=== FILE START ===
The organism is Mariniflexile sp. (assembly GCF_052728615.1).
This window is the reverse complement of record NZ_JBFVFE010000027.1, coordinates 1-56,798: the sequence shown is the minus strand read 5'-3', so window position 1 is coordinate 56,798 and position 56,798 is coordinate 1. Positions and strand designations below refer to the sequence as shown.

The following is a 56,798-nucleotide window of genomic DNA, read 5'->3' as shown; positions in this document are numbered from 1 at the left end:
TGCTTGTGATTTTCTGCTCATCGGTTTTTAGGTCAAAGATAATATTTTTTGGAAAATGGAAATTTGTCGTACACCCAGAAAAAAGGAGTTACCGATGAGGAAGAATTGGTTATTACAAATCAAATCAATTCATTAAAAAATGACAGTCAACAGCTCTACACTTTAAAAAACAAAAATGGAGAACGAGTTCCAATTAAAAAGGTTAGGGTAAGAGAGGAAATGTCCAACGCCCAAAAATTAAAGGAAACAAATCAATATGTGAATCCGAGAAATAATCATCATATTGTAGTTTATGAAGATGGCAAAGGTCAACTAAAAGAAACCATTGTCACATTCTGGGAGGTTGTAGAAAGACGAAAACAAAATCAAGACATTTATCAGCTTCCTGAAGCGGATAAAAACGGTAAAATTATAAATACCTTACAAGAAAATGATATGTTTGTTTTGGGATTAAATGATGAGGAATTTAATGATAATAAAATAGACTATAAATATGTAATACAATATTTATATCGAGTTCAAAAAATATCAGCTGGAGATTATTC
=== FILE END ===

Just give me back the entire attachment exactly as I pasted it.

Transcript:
The organism is Mariniflexile sp. (assembly GCF_052728615.1).
This window is the reverse complement of record NZ_JBFVFE010000027.1, coordinates 1-56,798: the sequence shown is the minus strand read 5'-3', so window position 1 is coordinate 56,798 and position 56,798 is coordinate 1. Positions and strand designations below refer to the sequence as shown.

The following is a 56,798-nucleotide window of genomic DNA, read 5'->3' as shown; positions in this document are numbered from 1 at the left end:
TGCTTGTGATTTTCTGCTCATCGGTTTTTAGGTCAAAGATAATATTTTTTGGAAAATGGAAATTTGTCGTACACCCAGAAAAAAGGAGTTACCGATGAGGAAGAATTGGTTATTACAAATCAAATCAATTCATTAAAAAATGACAGTCAACAGCTCTACACTTTAAAAAACAAAAATGGAGAACGAGTTCCAATTAAAAAGGTTAGGGTAAGAGAGGAAATGTCCAACGCCCAAAAATTAAAGGAAACAAATCAATATGTGAATCCGAGAAATAATCATCATATTGTAGTTTATGAAGATGGCAAAGGTCAACTAAAAGAAACCATTGTCACATTCTGGGAGGTTGTAGAAAGACGAAAACAAAATCAAGACATTTATCAGCTTCCTGAAGCGGATAAAAACGGTAAAATTATAAATACCTTACAAGAAAATGATATGTTTGTTTTGGGATTAAATGATGAGGAATTTAATGATAATAAAATAGACTATAAATATGTAATACAATATTTATATCGAGTTCAAAAAATATCAGCTGGAGATTATTC